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Dazzle Caddis Emerger

Fly Craft Angling member Doug Wright has gracioulsy provided his favorite caddis emerger, the Dazzle Caddis Emerger.  Doug has developed into a skilled avid fly fisher.  His skills don't end on the water as he has created many innovative patterns.  Here is in his own words is the Dazzle Caddis Emerger.

As summer strolls its way into mid June through July, anglers can expect to hit the exciting caddis (sedge) emergence. Imitating the pupa stage during a hatch can be very effective if you have an idea of the zone where the fish are feeding, but many fly anglers especially enjoy fishing patterns imitating the moth-like adults. This offers an exhilarating fishery, allowing the fly fisher to “see” everything. Being able to see your buoyant offering attacked by a vicious trout of any size is what fly fishers come to enjoy. Still, the “match the hatch” principle must be followed for success when using surface flies; it’s no different than fishing subsurface imitations. Careful observation reveals the answer. Often, it looks as if trout are feeding on an adult stillwater insect when actually, they are gorging on emerging insects just under the surface or those mired in the surface film. This happens regularly during the popular caddis hatch. The ascended pupa sits within the surface film and begins the slow process of climbing out of the pupal skin, an easy meal for a hungry trout. Armed with a few good emerger patterns added to your caddis box you are prepared to tackle a caddis hatch and the opportunistic emerger stage. My favorite fly pattern to imitate the medium-sized Limnephilidae and the large Phryganeidae (Traveler) families of sedges during the stage of emergence is the Dazzle Caddis Emerger.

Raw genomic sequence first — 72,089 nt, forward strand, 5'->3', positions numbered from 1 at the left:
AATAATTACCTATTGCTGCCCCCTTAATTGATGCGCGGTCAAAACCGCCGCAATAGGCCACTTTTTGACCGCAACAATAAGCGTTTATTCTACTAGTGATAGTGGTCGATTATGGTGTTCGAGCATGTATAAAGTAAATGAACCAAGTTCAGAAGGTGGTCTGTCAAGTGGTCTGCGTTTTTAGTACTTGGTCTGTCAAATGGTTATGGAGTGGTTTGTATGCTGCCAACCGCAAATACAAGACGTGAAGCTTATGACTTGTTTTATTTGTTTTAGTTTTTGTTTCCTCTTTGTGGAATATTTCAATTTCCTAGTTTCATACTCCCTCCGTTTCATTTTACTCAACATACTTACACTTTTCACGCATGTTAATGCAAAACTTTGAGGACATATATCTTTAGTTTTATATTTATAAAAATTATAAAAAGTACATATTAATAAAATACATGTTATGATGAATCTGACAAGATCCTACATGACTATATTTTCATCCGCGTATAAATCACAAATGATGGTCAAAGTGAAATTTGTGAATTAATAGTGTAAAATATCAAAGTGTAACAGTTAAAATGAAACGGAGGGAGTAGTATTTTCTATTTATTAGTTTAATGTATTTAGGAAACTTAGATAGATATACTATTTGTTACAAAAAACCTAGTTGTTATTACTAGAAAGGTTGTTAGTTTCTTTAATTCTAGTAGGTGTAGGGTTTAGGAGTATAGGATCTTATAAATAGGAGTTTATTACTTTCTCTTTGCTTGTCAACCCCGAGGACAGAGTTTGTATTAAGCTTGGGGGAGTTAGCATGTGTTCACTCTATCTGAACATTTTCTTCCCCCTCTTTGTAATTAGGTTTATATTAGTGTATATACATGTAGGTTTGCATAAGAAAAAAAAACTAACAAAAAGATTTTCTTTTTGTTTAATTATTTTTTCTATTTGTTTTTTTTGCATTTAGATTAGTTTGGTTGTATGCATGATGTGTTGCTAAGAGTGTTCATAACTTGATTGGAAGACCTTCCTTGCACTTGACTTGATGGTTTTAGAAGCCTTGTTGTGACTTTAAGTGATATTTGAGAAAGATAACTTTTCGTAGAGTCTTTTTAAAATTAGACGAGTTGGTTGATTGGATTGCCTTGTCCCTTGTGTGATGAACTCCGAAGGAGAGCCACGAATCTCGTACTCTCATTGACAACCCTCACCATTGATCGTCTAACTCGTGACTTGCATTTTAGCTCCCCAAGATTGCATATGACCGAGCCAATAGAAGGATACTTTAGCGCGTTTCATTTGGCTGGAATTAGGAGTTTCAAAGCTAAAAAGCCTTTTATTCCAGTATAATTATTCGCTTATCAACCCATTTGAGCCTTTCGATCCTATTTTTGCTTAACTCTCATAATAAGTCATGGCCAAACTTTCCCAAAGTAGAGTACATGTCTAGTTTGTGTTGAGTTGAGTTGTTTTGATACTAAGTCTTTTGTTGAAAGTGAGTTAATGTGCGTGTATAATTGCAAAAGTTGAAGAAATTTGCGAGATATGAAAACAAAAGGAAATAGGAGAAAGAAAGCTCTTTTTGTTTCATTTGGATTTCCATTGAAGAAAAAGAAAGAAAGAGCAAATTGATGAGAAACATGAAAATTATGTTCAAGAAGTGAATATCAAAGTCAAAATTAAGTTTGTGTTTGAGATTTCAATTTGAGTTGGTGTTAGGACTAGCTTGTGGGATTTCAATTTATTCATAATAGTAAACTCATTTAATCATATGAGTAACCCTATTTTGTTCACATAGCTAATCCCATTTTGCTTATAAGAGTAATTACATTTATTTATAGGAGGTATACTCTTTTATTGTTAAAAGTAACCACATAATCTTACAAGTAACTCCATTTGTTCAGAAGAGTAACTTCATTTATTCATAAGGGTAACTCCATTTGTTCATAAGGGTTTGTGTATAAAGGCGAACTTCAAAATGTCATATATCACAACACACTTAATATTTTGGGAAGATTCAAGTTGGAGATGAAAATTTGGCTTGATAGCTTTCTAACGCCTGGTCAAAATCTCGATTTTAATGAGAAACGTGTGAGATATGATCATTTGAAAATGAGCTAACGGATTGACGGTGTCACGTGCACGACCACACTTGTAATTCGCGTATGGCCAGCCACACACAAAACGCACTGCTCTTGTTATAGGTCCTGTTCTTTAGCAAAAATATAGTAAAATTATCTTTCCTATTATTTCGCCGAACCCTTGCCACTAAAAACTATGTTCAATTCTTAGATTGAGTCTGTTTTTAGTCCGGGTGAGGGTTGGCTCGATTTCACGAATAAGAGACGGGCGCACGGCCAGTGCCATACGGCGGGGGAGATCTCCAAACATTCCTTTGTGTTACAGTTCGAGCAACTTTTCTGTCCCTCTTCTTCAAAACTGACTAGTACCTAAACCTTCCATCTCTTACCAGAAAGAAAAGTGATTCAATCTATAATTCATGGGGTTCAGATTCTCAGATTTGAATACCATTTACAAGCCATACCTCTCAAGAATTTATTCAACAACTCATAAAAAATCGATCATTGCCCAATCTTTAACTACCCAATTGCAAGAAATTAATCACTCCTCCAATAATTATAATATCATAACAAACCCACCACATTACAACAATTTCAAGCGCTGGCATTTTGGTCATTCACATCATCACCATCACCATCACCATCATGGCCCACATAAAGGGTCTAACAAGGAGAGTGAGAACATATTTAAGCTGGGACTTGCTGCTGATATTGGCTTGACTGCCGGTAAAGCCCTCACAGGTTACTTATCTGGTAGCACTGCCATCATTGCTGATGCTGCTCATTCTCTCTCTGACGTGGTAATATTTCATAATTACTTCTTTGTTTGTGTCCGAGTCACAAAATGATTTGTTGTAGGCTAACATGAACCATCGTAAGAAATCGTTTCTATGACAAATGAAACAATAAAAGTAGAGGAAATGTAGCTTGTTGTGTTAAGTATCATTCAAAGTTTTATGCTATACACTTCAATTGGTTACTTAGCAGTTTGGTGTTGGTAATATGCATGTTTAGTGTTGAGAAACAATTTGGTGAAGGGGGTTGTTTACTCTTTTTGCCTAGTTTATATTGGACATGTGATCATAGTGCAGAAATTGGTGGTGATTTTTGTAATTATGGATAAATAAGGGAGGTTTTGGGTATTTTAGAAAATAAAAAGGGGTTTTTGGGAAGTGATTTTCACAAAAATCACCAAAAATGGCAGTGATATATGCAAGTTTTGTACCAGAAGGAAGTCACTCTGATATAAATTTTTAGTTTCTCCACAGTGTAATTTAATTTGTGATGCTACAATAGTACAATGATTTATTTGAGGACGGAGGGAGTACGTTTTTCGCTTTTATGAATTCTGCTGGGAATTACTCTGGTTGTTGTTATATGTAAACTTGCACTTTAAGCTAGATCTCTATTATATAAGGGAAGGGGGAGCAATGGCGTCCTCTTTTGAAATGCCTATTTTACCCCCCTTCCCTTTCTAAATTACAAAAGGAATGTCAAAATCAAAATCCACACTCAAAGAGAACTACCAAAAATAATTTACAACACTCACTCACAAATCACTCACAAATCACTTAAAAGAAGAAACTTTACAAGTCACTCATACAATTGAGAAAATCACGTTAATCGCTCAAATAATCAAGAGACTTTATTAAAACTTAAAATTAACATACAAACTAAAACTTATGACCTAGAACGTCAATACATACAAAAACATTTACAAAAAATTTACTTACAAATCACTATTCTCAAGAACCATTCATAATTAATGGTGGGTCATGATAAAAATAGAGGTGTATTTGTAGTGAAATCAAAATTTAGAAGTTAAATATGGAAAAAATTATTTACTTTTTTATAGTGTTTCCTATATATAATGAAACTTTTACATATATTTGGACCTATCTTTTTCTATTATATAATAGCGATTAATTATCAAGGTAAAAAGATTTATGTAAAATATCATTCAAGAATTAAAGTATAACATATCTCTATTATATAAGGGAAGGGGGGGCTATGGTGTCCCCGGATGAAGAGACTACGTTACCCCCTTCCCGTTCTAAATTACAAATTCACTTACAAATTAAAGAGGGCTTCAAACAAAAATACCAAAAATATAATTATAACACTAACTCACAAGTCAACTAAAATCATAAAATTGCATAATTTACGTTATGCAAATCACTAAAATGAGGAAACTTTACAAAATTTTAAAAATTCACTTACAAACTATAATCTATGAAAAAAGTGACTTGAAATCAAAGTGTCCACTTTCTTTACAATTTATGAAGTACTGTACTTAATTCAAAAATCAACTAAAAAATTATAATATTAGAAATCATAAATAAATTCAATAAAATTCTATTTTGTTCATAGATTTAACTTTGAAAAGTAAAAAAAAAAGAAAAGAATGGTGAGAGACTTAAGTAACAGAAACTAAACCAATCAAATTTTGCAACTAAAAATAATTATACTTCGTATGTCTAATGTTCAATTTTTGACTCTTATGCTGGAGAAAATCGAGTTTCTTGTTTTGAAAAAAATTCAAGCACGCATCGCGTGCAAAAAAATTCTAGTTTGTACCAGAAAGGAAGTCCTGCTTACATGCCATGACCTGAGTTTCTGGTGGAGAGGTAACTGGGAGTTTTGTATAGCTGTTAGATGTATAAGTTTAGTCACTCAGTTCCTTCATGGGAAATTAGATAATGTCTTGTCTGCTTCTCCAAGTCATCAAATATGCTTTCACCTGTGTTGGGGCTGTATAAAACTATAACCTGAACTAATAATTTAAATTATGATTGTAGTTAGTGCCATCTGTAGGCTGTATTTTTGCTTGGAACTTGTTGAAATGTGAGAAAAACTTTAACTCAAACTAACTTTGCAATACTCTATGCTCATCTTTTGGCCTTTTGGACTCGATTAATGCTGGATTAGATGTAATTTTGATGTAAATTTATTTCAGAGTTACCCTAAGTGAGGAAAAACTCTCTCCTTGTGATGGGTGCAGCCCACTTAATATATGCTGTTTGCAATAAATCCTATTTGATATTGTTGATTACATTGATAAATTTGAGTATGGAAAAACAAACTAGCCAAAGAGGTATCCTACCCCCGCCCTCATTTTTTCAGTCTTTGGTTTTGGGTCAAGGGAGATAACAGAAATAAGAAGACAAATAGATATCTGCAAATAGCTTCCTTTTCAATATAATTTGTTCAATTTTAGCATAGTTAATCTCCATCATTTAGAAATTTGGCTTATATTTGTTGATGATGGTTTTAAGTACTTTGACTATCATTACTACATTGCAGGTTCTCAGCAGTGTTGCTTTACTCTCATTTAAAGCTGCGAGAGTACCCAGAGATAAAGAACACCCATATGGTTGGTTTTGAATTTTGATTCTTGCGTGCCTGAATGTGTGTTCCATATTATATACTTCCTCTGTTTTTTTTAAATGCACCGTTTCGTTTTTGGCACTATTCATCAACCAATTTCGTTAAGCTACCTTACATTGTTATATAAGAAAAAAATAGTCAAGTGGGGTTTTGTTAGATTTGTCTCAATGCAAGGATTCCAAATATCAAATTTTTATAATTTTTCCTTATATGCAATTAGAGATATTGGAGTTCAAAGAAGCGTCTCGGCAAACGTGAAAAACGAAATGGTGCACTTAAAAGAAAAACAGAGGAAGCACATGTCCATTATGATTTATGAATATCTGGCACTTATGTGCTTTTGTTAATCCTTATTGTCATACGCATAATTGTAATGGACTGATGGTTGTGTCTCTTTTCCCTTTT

It has always surprised me how few stillwater fishermen carry emerger flies in their boxes. Many stream fishermen are usually familiar with these  types of patterns, but many stillwater fishers seldom resort to one. In a lake there is virtually no curren trout can scrutinize your imitation, taking all the time in the world and either accept or refuse the pattern. In a stream, depending on the current speed,  trout have to decide whether to take a pattern in a matter of seconds. Many stream fishers have good success with emergers, so a lake angler should definitely have a few. Trout often become selective, and if they’re feeding on emerging insects, you’re going to want to be fishing an emerger pattern.


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